“What, precisely is it that agrees with what?”

            As I’ve said countless times now (I don’t know why it’s going in one ear and coming out the other), the predictions provided by our physical laws agrees (although not necessarily completely) with the observed instances of said phenomena. Predictions agree with observations. That’s what I’ve been saying from the beginning, which is such an obvious point, I honestly don’t know how you could take issue with it. It’s seems like a no-brainer.

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          • The dictionary definition that you reference is still about a relation between two kinds of data. We do not see that where Fourier transforms are involved.

            Predictions agree with observations.

            I’ve been agreeing with that all along. I’m inclined to call that an entirely epistemic claim.

            My disagreement is with where you have made assertions of correlation between scientific laws and reality, which looked like a metaphysical claim.

            Perhaps you are now agreeing that was an overstatement.

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          • “The dictionary definition that you reference is still about a relation between two kinds of data. We do not see that where Fourier transforms are involved.”

            The dictionary definition I gave has “matching” as a synonym for “correlation”. Would you like to look up the definition for “matching” and confirm that it is limited only to a relation between to kinds of data? Even if that was what you found, my claim is that there is a relation between predictive data and measured data. So either way you want to play the semantics game, it will be to no avail. I suggest you focus on the main content of the discussion and not semantics, as it is a waste of time since you clearly know what I mean (now at least).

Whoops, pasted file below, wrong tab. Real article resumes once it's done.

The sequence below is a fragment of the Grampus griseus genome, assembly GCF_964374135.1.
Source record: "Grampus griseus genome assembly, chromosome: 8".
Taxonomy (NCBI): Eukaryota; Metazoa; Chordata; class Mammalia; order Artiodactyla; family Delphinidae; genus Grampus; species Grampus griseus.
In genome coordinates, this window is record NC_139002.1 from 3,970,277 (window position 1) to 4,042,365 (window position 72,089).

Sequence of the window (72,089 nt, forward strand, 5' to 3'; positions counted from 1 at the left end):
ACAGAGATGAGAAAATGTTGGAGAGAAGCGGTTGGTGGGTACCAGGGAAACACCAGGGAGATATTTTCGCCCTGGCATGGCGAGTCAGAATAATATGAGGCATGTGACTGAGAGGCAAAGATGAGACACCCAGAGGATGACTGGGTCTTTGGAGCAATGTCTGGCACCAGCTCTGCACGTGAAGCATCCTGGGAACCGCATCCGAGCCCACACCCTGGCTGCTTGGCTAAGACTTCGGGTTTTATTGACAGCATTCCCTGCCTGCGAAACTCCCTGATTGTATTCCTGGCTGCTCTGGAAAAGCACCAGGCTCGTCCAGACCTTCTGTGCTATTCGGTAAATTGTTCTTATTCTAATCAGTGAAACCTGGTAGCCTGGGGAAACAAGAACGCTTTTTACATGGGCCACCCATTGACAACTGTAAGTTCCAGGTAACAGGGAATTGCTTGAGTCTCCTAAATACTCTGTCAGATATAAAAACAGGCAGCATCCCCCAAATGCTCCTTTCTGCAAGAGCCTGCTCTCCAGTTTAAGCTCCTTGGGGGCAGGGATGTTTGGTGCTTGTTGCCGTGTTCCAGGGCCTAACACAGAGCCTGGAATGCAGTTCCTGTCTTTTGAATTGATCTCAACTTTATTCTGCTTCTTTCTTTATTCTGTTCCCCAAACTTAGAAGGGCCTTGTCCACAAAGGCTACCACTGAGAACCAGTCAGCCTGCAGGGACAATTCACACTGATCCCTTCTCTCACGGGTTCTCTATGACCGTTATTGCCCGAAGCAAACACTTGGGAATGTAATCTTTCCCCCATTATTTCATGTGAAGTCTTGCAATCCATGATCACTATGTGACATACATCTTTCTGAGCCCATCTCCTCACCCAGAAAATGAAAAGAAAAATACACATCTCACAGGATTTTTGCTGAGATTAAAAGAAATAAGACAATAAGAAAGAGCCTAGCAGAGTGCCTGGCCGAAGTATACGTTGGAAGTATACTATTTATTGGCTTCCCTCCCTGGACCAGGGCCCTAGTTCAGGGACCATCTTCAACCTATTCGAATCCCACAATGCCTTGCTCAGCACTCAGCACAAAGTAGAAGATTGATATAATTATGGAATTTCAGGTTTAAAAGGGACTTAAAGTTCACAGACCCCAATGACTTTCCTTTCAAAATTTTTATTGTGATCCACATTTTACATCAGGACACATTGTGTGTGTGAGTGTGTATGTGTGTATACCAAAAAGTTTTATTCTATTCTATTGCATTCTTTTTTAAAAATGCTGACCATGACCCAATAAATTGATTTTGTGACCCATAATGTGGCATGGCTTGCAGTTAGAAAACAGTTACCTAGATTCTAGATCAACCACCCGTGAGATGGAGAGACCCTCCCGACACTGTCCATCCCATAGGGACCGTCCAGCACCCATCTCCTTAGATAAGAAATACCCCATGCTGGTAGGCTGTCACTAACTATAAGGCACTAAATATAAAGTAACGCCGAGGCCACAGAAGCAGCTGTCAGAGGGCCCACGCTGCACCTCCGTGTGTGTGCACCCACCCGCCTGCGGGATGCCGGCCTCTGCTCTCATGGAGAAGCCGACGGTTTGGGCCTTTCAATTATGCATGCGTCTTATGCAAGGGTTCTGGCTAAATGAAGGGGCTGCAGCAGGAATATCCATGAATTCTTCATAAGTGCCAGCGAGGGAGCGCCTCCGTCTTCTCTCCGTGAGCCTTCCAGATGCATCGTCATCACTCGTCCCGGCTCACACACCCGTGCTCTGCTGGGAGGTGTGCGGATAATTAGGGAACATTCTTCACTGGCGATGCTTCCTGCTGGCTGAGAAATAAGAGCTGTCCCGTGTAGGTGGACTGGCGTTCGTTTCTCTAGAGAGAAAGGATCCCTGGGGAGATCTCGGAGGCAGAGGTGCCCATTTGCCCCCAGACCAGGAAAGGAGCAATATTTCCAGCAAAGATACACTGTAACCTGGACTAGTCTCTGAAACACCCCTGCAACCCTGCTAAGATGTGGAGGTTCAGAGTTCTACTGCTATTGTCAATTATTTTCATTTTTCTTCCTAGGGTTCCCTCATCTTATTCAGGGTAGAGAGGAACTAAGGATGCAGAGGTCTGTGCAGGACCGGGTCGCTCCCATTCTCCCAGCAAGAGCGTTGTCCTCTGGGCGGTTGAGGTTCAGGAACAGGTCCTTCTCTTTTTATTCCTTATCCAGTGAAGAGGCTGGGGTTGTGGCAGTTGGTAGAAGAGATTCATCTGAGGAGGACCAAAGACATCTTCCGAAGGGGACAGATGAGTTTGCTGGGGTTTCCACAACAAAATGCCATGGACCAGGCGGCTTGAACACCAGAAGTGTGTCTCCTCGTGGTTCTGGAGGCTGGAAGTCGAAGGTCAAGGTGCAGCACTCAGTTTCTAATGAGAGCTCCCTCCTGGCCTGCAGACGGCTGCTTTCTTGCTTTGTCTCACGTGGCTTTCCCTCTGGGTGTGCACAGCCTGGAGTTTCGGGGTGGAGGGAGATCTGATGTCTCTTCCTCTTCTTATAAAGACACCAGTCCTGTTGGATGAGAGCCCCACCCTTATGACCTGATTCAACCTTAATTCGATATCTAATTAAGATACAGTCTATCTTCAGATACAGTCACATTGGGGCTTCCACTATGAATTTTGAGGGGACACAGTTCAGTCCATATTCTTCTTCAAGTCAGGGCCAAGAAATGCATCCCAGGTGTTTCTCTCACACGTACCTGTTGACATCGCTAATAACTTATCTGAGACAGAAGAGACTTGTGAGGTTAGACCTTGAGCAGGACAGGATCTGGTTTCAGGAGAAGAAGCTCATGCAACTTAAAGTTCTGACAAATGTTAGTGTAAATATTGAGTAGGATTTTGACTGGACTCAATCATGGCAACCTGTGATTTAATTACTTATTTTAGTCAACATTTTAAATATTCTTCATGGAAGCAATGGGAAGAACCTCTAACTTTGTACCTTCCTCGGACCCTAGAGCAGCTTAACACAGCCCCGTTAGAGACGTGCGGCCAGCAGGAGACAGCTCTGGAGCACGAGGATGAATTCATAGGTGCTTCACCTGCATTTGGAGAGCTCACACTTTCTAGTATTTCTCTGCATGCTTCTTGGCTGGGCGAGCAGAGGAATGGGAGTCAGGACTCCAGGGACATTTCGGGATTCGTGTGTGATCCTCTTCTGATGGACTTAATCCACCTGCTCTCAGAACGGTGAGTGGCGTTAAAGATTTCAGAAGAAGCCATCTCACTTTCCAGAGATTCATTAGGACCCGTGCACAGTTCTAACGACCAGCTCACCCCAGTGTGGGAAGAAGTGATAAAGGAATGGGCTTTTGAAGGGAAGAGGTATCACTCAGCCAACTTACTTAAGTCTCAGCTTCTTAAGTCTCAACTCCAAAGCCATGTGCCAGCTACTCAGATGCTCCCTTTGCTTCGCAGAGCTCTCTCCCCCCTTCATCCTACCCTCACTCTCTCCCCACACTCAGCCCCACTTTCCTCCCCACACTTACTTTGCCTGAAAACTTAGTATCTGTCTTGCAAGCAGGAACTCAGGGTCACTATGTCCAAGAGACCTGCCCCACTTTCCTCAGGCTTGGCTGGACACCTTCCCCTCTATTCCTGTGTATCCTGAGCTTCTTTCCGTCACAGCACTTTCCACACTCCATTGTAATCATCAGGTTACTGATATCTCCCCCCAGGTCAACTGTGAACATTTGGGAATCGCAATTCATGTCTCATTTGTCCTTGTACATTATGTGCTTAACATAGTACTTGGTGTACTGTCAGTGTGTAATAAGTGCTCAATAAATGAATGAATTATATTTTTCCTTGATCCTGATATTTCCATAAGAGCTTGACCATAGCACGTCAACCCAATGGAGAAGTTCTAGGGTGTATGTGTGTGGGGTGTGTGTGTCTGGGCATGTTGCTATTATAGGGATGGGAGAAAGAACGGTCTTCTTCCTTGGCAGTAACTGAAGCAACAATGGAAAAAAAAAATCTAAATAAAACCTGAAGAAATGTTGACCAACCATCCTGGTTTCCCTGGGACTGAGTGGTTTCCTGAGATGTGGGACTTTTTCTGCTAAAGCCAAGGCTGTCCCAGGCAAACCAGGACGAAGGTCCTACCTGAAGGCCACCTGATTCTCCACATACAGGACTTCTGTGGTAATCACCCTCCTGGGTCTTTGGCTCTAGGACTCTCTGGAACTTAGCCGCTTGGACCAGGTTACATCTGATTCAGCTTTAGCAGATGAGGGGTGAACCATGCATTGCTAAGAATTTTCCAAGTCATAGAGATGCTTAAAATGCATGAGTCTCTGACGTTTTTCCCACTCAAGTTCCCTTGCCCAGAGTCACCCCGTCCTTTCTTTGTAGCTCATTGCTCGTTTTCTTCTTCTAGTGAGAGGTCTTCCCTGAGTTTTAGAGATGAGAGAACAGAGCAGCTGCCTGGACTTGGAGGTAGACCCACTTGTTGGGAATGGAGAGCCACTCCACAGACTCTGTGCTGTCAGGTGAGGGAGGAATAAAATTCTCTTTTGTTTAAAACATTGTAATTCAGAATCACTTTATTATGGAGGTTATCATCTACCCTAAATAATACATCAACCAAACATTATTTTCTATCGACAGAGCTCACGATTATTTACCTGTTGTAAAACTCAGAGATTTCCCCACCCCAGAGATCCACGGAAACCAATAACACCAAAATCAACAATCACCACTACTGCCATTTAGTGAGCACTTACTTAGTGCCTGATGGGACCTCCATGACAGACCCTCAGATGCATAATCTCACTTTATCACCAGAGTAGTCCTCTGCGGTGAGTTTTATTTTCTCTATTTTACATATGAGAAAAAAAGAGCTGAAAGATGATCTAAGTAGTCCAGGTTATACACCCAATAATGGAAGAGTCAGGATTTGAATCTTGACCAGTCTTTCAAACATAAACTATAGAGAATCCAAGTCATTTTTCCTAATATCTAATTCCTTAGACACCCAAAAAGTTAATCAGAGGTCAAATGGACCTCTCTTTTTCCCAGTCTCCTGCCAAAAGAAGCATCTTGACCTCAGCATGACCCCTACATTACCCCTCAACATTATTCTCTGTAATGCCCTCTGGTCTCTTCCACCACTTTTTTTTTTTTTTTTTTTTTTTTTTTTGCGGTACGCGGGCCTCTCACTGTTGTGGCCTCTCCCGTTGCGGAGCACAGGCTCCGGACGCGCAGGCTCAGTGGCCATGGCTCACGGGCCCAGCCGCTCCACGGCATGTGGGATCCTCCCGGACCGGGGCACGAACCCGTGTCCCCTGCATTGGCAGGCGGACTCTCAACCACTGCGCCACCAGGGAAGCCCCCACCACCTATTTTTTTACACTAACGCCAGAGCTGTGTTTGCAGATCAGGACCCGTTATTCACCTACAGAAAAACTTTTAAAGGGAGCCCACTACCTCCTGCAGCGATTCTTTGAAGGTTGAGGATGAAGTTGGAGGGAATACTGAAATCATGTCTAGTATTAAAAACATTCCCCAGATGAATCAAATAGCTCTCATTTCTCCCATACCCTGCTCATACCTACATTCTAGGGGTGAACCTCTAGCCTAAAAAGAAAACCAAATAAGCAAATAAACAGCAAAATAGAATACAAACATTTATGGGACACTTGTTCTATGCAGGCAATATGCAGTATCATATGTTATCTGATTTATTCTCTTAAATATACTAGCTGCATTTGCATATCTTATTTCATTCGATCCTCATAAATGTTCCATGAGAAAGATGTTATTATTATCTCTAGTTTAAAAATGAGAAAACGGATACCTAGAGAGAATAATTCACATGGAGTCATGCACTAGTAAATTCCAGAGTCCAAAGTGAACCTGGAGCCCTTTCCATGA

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          • The dictionary definition I gave has “matching” as a synonym for “correlation”.

            In your assertion that scientific laws are correlated with reality, which particular matches which particular.

            Even if that was what you found, my claim is that there is a relation between predictive data and measured data.

            I have been agreeing that predicted data matches measured data.

            Can I take it that you are dropping the part about a correlation between scientific laws and reality?

            I suggest you focus on the main content of the discussion and not semantics, as it is a waste of time since you clearly know what I mean (now at least).

            I’ve been trying to persuade you to explain what is the content of “scientific laws are correlated with reality.” I do not see any content in that. It just seems nonsensical.

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          • “I have been agreeing that predicted data matches measured data.

            Can I take it that you are dropping the part about a correlation between scientific laws and reality?”

            That predicted data matches measured data was my assertion all along, i.e., that there is a correlation between scientific laws and reality.

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          • “My disagreement is with where you have made assertions of correlation between scientific laws and reality, which looked like a metaphysical claim.

            Perhaps you are now agreeing that was an overstatement.”

            Yes, I made assertions of a correlation (a match or close match) between scientific laws (i.e. their predictions) and reality (i.e. what we actually measure). I don’t think that this is an overstatement, nor metaphysical, unless you are defining “reality” metaphysically, rather than the fairly standard parlance and use of the term.

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          • Hey, guys. I’d be happy to referee this contest, or at least tell you whose posts are more convincing. (I assume you care about being convincing to others or you’d conduct this discussion via email rather than on a public blog on the internet.) But I have two conditions.

            First, both parties would have to admit that this argument reflects a metaphysical disagreement.